Cave Spring, GA


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Cave Spring is a city in Floyd County, Georgia, United States. It is located 12.24 miles (19.70 km) south of Rome, Georgia. The population was 975 at the 2000 census. It is part of the 'Rome, Georgia Metropolitan Statistical Area'. The name of town was named after its cave and water spring hence "Cave Spring". The cave has impressive stalagmites and the legendary "Devil's Stool". It is located in Rolater Park. The spring water has won awards for purity and taste. Many visitors bring jugs to fill at the spring and take home for drinking.
Cave Spring is located at 34°6′32″N 85°20′10″W / 34.10889°N 85.33611°W / 34.10889; -85.33611 (34.108912, -85.336018). According to the United States Census Bureau, the city has a total area of 4.0 square miles (10.4 km²), of which, 4.0 square miles (10.4 km²) of it is land and 0.04 square miles (0.1 km²) of it (0.50%) is water.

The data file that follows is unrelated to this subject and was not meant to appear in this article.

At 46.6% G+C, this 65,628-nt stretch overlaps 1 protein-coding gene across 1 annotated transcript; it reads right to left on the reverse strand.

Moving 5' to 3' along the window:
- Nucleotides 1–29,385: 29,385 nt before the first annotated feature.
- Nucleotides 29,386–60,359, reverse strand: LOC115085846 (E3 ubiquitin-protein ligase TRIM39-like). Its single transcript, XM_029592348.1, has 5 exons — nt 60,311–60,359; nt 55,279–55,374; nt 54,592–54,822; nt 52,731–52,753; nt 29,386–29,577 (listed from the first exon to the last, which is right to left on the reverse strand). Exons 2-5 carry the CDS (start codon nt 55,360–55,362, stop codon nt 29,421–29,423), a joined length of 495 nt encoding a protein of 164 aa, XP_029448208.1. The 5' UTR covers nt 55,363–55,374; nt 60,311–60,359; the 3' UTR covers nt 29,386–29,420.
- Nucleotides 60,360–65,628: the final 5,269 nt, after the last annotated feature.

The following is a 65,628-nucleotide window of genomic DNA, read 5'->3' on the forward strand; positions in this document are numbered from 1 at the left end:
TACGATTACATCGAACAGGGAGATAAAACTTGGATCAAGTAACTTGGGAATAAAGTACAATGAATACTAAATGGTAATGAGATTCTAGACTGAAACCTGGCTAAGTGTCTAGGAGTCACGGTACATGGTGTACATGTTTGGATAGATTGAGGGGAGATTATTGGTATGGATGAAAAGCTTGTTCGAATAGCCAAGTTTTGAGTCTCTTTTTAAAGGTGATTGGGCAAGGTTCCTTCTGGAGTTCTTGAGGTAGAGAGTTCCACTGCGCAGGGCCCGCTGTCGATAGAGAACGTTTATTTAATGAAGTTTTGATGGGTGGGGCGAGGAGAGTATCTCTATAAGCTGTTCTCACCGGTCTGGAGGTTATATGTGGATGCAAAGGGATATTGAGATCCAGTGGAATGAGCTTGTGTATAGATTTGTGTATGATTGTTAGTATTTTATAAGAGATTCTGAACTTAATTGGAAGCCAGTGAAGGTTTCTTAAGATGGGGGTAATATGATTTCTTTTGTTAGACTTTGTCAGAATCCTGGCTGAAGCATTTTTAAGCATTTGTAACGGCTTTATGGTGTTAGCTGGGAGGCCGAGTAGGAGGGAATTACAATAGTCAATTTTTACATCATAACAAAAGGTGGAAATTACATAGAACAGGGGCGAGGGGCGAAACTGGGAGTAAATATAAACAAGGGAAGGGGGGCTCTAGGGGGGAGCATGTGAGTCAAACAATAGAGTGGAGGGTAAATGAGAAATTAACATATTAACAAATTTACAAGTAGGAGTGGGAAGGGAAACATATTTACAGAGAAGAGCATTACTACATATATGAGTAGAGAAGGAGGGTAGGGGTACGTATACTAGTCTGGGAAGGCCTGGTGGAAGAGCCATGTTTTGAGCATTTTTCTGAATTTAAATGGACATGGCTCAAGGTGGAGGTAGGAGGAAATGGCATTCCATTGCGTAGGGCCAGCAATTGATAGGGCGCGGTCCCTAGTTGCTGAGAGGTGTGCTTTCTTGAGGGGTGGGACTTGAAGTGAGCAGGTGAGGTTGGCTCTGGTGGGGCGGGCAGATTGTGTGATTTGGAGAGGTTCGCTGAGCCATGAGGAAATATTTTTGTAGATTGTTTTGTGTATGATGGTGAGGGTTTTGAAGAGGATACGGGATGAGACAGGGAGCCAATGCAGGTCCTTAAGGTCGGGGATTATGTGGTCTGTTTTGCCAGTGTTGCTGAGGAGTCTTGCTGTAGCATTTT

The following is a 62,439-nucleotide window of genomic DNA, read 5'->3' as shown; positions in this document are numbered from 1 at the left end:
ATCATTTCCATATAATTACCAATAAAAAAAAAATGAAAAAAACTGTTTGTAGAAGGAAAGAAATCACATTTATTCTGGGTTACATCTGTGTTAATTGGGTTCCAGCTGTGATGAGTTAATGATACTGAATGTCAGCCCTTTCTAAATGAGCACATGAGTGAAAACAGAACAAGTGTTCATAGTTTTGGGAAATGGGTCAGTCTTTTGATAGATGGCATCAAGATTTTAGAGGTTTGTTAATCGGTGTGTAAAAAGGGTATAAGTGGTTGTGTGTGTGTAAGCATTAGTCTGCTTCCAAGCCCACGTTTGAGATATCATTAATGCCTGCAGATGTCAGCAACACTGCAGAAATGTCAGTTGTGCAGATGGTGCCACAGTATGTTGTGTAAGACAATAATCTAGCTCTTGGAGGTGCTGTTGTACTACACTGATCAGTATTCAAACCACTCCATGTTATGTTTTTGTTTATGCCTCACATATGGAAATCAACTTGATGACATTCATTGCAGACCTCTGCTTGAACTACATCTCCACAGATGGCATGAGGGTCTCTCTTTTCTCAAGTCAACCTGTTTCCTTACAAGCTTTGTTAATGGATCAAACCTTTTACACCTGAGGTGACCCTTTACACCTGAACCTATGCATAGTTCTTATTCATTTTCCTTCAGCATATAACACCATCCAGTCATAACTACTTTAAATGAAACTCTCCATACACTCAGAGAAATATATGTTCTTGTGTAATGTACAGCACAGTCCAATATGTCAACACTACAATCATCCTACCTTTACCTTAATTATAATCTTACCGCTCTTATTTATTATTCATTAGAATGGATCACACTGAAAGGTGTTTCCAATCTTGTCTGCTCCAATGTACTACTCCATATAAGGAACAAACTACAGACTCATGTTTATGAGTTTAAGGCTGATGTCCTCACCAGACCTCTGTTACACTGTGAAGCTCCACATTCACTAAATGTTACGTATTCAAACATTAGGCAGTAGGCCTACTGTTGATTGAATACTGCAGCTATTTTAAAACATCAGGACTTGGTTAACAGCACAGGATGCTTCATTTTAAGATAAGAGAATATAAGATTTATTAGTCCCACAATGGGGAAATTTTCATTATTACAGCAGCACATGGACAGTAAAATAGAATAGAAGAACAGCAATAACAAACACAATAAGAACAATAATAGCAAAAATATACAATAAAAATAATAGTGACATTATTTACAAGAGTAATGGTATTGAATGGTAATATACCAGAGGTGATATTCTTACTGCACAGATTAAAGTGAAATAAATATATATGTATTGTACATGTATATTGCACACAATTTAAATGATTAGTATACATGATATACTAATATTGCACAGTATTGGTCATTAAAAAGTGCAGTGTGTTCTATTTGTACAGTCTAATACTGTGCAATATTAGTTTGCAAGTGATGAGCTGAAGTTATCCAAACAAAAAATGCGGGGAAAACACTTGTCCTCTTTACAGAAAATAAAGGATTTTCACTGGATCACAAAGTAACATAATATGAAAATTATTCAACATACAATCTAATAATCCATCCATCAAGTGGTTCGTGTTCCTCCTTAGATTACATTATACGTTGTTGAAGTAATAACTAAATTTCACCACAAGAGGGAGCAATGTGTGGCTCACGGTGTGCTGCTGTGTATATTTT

Cave Spring is well known for the natural wonders of the cave and spring site where native Indians came to the area (both Cherokee and earlier Mississippian culture). Legend has it that tribal meetings and games used to be held at the site. In 1839, Cave Spring was formed as a small town; founded by Baptists who were among the early settlers. The cave and spring site is now the part of Rolater Park formerly used by educational institutions such as Cave Spring Manual Labor School (renamed Hearn Academy) and others including Georgia School for the Deaf. During the American Civil War of 1864 by following Atlanta campaign, both Confederate and Union troops came to Cave Spring for hospitalization and rest from fighting on the battlefields before Atlanta.